sounds good but it doesn't provide clean abstractions of the problem of
dynamic environment. Instead, it couples the code to tool and uses an
unrelated inference (User Agent). That strategy will fail in cases, to
identify the browser and can result in cases where the user has a
perfectly good browser that could have worked, but didn't pass the
browser whitelist check.

I noticed that the author of GWT actually advocated the practice of
global variables and actually went on to provide a reason that it helped
performance.
<http://blog.j15r.com/2009/08/where-should-i-define-javascript.html>

But actually global identifiers don't help performance -- they hurt it:
<http://groups.google.bg/group/comp.lang.javascript/browse_thread/thread/566395fc193eb4f1/>

Now don't know if the practice of using global variables made it into
GWT or not, but I do see a lot of globals in Google js and the author
advocating something like that is something to be concerned about.

The browser detection-based architecture is the most obvious deterrent.
--
Garrett
 
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David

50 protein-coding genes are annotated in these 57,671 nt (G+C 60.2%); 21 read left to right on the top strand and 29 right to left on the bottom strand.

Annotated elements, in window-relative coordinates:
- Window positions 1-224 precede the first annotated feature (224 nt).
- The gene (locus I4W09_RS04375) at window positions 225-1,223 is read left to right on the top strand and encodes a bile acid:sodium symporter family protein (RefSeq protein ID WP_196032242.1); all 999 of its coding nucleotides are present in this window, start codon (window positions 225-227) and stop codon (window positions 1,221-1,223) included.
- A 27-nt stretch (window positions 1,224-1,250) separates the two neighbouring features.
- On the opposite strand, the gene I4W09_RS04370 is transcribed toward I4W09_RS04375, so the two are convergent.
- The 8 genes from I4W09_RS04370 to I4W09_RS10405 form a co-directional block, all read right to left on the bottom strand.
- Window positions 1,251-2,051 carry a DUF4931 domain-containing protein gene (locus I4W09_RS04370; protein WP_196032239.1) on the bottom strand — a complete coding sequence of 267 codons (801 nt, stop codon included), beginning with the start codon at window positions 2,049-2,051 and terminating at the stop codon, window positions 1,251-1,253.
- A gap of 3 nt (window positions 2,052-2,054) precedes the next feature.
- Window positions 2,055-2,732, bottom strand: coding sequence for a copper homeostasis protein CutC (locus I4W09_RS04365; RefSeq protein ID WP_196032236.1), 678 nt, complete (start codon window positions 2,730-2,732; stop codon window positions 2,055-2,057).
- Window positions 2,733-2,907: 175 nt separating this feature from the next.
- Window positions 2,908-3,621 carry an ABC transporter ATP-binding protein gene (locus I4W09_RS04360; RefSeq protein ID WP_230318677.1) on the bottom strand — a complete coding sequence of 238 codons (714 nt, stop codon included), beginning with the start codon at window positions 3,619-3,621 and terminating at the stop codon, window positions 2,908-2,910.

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      08-18-2010
On 08/06/2010 09:12 AM, Josh Russo wrote:
> I know the general thoughts surrounding most web frameworks, being
> largely unnecessary and at times producing problems of their own. With
> that in mind, what are people's thoughts on GWT? In case you don't
> know it auto-generates all of the JS and HTML. You do everything in
> Java.
>
> One of the big benefits to this is that you can more easily unit test
> your interfaces. Of course you are trusting Google to produce good JS,
> but this really isn't a new paradigm. Other languages/frameworks have
> done the same for C and C++. You generally lose flexibility but it's
> usually the more arcane functionality that is lost.
>
> Personally, I'm just starting to research GWT but it seems really
> intriguing.
>
> What are your thoughts?


If you need a generator look at Pyjamas also:
(http://pyjamas.sourceforge.net/). It's Python based. Now that has
to be better.